CP All holds more cash than all but one Southeast Asian retailer, according to Thomson Reuters data, with $1.15 billion in cash and equivalents, just behind SM Investments, which has $1.8 billion. The world’s third-largest operator of 7-Eleven stores, CP All aims to have 10,000 of the outlets in Thailand by 2018.

Dhanin and SHV founded Siam Makro in 1988, and by 1997 Dhanin’s Charoen Pokpphand group was its biggest shareholder. The crash of the Thai baht in 1997 forced Dhanin to sell holdings including Siam Makro and Lotus Supercenter, which was acquired by British retailer Tesco.

The offer values Siam Makro at 53 times historic price-to-earnings, making it the most expensive retail stock in the Asia-Pacific region, according to Thomson Reuters data.

Debt-Backed

This is the second debt-backed deal by companies linked to Dhanin in the last three months. The Ping An stake buy was part-funded with a $5.5 billion loan from UBS, Reuters previously reported.

The Siam Makro deal will be funded by a $6 billion loan arranged by HSBC, Siam Commercial Bank, Standard Chartered, Japan’s Sumitomo Mitsui Banking Corp., and UBS, two people with direct knowledge of the matter said, speaking on condition of anonymity because financing details are not public.

CP All, which will be the borrower, said it does not plan to issue new shares.

HSBC was the sole advisor to SHV Holdings, while Siam Commercial Bank advised CP All, the people familiar said.

Other companies that earlier showed interest in Siam Makro included Berli Jucker, a trading firm controlled by beer tycoon Charoen Sirivadhanabhakdi and Central Group, Thai media reports previously said.

“CP All is the only bidder to offer the price. It seems like the deal was done before other bidders joined the bid,” said a source with direct knowledge of the offer, speaking on condition of anonymity as the deal was confidential.

CP All’s offer represents a 15.4 percent premium to Siam Makro’s last traded price on Friday, before its shares were halted on Monday pending an announcement.

CP All’s $6.6 billion offer for Siam Makro would be the biggest retail M&A in the world this year, and double the size of the No. 2 deal, according to Thomson Reuters data.

Siam Makro, controlled by privately held Dutch trading house SHV Holdings, has 58 Makro-branded outlets in Thailand, mainly selling food in bulk to hotels, restaurants and smaller retail outlets. It made a 2012 net profit of 3.56 billion baht ($124.11 million), up 36 percent year-on-year, but it has been the country’s slowest-expanding retailer as a result of stricter rules on large stores.

Competition for Thai shoppers’ business has intensified since the Chirathiwat family, which owns the country’s largest retailer Central Group, bought a stake in the local unit of Japanese-based Family Mart last year.

Lawson Inc., Japan’s second-largest convenience store chain, has also formed a joint venture with Saha Pattanapibul, part of the Saha Group, Thailand’s leading maker and distributor of consumer products.

Earlier on Tuesday CP All’s shares were suspended pending an announcement.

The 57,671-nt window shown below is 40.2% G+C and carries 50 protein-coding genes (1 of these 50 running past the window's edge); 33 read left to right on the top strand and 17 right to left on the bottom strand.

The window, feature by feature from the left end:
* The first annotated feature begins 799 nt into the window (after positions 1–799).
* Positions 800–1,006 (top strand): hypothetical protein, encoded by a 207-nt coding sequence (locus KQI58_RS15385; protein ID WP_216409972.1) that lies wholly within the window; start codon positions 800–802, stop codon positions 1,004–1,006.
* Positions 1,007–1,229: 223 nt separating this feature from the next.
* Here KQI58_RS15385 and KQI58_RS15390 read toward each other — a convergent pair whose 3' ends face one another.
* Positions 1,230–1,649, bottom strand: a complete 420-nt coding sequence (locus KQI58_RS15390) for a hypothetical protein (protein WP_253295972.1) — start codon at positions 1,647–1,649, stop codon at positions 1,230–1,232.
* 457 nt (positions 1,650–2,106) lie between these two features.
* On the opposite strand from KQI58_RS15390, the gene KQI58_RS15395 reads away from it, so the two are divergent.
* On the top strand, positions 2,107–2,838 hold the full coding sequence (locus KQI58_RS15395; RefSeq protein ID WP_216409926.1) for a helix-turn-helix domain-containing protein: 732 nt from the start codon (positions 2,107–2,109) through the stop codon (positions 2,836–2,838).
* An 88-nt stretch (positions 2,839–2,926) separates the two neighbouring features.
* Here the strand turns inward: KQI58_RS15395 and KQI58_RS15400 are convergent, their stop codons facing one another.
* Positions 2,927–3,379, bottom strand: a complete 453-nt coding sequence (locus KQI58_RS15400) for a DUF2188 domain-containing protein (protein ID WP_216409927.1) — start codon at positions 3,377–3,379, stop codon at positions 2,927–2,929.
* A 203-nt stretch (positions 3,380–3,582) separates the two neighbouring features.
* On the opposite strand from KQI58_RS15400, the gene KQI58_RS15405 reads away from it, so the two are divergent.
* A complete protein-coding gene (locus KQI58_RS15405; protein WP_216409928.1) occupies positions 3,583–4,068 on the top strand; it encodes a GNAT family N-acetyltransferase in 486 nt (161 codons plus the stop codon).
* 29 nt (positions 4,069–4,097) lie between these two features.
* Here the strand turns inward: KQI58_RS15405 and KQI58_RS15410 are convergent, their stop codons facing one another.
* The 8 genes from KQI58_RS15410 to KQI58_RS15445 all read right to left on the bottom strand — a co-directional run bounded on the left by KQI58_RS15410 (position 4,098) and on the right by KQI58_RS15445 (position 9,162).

[…]

Thailand's Richest Man Buys Dutch Firm

The latest deal, primarily funded by a $6 billion loan, will combine the operators of Thailand’s biggest convenience stores and cash-and-carry businesses, giving CP All greater bargaining power in sourcing supplies and the muscle to expand in Southeast Asia.

“This is a format that has been very successful in Thailand and could be rolled out to Southeast Asia more generally,” said David Chin, co-head of investment banking in Asia for UBS, which was among the lead arrangers for CP All for financing of the Siam Makro transaction.

Thai companies have been on an acquisition binge in the last two years, encouraged by cheap bank debt, rising cash piles and surging share prices. That took Thai M&A volume to a record $25.9 billion last year.

CP All holds more cash than all but one Southeast Asian retailer, according to Thomson Reuters data, with $1.15 billion in cash and equivalents, just behind SM Investments, which has $1.8 billion. The world’s third-largest operator of 7-Eleven stores, CP All aims to have 10,000 of the outlets in Thailand by 2018.

Dhanin and SHV founded Siam Makro in 1988, and by 1997 Dhanin’s Charoen Pokpphand group was its biggest shareholder. The crash of the Thai baht in 1997 forced Dhanin to sell holdings including Siam Makro and Lotus Supercenter, which was acquired by British retailer Tesco.

The offer values Siam Makro at 53 times historic price-to-earnings, making it the most expensive retail stock in the Asia-Pacific region, according to Thomson Reuters data.

Debt-Backed

This is the second debt-backed deal by companies linked to Dhanin in the last three months. The Ping An stake buy was part-funded with a $5.5 billion loan from UBS, Reuters previously reported.

The Siam Makro deal will be funded by a $6 billion loan arranged by HSBC, Siam Commercial Bank, Standard Chartered, Japan’s Sumitomo Mitsui Banking Corp., and UBS, two people with direct knowledge of the matter said, speaking on condition of anonymity because financing details are not public.